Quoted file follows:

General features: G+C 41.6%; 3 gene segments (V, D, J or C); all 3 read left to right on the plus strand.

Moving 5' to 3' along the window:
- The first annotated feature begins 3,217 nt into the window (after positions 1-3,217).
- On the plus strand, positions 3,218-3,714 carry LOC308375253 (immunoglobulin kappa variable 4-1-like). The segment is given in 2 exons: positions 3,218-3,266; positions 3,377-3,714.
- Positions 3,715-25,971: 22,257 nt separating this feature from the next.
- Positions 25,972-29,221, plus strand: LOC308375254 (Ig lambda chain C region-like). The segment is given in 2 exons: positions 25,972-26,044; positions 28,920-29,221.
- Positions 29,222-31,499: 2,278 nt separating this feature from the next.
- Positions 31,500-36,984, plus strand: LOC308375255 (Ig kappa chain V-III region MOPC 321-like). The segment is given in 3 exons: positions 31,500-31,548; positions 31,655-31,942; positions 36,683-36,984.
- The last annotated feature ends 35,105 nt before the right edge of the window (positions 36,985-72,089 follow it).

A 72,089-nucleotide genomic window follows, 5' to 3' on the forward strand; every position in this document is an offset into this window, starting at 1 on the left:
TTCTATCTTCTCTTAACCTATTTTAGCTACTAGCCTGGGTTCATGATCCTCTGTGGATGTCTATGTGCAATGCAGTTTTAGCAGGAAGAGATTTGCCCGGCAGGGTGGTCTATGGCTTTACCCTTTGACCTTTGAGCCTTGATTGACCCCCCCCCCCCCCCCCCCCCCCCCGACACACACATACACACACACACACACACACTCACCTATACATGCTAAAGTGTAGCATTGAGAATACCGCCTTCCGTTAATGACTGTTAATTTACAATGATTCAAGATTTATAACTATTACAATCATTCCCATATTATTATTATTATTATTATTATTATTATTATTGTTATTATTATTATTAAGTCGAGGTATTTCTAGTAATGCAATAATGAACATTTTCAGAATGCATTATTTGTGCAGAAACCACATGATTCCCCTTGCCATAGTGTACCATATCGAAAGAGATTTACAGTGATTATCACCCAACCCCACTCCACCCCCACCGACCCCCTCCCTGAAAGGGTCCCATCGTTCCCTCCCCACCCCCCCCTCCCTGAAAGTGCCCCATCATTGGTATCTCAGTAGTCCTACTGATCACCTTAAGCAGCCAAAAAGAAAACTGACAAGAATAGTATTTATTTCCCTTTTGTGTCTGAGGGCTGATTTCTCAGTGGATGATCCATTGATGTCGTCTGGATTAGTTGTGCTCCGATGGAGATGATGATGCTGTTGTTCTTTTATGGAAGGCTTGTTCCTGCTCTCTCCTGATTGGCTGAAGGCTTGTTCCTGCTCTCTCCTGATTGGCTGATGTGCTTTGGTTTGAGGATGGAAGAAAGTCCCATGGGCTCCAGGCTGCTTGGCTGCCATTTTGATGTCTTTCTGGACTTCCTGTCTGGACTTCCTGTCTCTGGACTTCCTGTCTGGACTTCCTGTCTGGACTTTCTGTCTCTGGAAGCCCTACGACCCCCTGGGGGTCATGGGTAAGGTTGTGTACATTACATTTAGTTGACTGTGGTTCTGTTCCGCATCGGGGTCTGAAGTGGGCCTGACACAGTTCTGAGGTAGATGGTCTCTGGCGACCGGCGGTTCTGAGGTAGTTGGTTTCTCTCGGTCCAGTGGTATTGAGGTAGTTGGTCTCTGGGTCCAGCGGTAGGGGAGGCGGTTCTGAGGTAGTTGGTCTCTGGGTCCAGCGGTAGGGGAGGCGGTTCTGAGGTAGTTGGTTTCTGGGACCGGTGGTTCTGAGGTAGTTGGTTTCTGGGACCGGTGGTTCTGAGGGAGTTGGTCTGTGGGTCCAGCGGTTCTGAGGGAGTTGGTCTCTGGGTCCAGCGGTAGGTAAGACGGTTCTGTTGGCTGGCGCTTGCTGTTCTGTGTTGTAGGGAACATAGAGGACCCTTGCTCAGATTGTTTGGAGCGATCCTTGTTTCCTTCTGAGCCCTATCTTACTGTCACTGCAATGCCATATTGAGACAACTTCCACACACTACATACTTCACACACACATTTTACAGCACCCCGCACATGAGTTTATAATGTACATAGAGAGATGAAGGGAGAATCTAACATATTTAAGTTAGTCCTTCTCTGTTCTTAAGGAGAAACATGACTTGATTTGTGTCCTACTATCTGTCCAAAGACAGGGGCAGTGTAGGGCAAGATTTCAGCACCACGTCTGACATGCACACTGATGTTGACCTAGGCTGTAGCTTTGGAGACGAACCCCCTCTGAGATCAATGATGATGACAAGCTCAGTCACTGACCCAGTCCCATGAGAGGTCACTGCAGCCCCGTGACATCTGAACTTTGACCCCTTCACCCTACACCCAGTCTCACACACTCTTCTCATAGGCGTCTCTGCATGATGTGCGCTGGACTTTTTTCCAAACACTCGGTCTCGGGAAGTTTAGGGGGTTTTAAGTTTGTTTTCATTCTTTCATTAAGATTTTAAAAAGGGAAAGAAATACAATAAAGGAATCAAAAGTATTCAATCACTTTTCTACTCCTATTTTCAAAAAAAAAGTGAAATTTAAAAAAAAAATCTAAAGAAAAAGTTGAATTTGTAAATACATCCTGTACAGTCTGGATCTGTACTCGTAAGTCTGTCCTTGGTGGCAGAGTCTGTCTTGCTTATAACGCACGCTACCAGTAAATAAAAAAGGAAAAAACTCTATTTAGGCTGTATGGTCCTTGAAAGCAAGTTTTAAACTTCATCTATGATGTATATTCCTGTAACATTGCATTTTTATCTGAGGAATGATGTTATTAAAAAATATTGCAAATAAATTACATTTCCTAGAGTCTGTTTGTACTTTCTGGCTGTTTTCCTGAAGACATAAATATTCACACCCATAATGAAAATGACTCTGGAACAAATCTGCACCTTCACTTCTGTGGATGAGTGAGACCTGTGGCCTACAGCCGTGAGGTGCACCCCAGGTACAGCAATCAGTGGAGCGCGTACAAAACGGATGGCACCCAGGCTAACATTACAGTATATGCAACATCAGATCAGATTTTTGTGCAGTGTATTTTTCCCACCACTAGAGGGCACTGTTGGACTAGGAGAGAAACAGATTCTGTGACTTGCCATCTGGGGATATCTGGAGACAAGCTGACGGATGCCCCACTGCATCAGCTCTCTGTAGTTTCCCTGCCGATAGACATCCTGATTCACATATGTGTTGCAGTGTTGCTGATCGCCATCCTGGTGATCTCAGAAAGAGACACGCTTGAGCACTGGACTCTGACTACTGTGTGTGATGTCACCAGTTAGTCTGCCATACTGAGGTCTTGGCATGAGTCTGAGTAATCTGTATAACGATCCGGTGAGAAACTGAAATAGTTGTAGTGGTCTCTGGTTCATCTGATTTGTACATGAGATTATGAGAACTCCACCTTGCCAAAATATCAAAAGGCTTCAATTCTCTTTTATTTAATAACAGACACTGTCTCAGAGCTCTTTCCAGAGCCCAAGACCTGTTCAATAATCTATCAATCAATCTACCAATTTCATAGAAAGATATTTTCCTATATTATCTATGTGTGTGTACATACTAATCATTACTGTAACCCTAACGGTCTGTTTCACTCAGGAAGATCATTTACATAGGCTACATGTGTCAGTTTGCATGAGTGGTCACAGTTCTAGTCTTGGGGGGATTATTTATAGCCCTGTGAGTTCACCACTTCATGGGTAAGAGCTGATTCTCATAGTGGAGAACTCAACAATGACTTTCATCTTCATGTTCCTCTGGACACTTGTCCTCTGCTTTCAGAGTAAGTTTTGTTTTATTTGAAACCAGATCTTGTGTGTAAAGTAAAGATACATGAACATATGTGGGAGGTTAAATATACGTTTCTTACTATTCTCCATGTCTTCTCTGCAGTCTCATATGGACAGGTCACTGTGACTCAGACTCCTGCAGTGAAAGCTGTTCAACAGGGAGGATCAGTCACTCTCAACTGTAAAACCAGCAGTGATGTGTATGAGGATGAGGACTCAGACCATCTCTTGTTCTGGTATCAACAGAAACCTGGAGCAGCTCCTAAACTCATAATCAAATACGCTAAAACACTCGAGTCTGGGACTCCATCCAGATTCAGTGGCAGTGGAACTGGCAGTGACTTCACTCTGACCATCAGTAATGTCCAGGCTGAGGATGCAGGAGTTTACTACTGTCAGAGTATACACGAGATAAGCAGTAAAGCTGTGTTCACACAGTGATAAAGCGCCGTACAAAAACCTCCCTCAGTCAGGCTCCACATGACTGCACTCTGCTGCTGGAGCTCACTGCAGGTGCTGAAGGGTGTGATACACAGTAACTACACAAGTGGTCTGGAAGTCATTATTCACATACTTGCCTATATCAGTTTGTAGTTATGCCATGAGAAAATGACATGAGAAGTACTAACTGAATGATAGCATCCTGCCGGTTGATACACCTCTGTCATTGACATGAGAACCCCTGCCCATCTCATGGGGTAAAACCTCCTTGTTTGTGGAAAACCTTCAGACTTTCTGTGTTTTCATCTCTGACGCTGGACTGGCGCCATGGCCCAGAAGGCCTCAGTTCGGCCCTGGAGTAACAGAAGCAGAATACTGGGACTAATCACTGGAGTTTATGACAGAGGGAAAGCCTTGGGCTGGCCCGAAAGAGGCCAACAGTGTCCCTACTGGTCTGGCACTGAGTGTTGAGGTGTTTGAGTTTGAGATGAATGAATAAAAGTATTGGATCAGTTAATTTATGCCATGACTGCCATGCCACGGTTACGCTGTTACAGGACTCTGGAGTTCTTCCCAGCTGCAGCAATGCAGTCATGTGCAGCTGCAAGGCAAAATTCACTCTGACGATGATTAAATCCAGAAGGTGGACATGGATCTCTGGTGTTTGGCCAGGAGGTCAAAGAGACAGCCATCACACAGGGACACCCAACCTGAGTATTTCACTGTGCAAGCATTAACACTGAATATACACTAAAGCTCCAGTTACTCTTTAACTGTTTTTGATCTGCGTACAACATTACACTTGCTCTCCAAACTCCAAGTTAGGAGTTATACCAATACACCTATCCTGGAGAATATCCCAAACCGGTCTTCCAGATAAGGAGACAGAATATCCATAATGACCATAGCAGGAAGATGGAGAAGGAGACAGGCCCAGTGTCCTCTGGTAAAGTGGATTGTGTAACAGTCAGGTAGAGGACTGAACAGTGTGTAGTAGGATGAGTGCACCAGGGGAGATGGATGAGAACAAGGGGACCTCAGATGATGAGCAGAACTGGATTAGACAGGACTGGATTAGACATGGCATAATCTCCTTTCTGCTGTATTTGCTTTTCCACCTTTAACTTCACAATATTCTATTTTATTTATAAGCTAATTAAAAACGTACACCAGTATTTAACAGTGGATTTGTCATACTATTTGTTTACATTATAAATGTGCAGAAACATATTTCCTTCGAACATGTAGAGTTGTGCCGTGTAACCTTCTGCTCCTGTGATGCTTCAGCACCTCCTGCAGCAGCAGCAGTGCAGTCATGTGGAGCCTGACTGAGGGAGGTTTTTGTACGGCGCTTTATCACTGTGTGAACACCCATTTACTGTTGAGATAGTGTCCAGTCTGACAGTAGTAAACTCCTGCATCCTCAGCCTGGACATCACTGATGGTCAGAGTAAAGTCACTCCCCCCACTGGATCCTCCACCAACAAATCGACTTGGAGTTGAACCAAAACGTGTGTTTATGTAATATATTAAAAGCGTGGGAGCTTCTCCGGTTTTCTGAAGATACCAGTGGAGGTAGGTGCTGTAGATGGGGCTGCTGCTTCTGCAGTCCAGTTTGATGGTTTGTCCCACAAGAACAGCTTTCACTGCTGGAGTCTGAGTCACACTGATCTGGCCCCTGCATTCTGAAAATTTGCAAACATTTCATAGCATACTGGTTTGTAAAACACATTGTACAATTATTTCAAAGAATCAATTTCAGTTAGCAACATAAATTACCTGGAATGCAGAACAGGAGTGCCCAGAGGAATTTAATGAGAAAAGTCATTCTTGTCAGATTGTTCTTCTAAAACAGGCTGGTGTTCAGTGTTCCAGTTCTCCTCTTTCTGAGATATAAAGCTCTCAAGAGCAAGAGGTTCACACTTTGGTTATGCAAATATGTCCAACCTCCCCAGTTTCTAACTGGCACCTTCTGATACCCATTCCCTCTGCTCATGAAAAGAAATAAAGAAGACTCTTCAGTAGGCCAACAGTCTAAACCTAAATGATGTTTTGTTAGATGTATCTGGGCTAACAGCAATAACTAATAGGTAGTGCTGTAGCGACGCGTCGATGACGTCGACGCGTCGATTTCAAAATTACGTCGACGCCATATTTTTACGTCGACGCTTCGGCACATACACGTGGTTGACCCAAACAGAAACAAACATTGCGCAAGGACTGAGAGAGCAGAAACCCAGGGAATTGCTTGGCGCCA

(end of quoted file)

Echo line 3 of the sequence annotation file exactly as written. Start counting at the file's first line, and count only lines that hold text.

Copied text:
- The first annotated feature begins 3,217 nt into the window (after positions 1-3,217).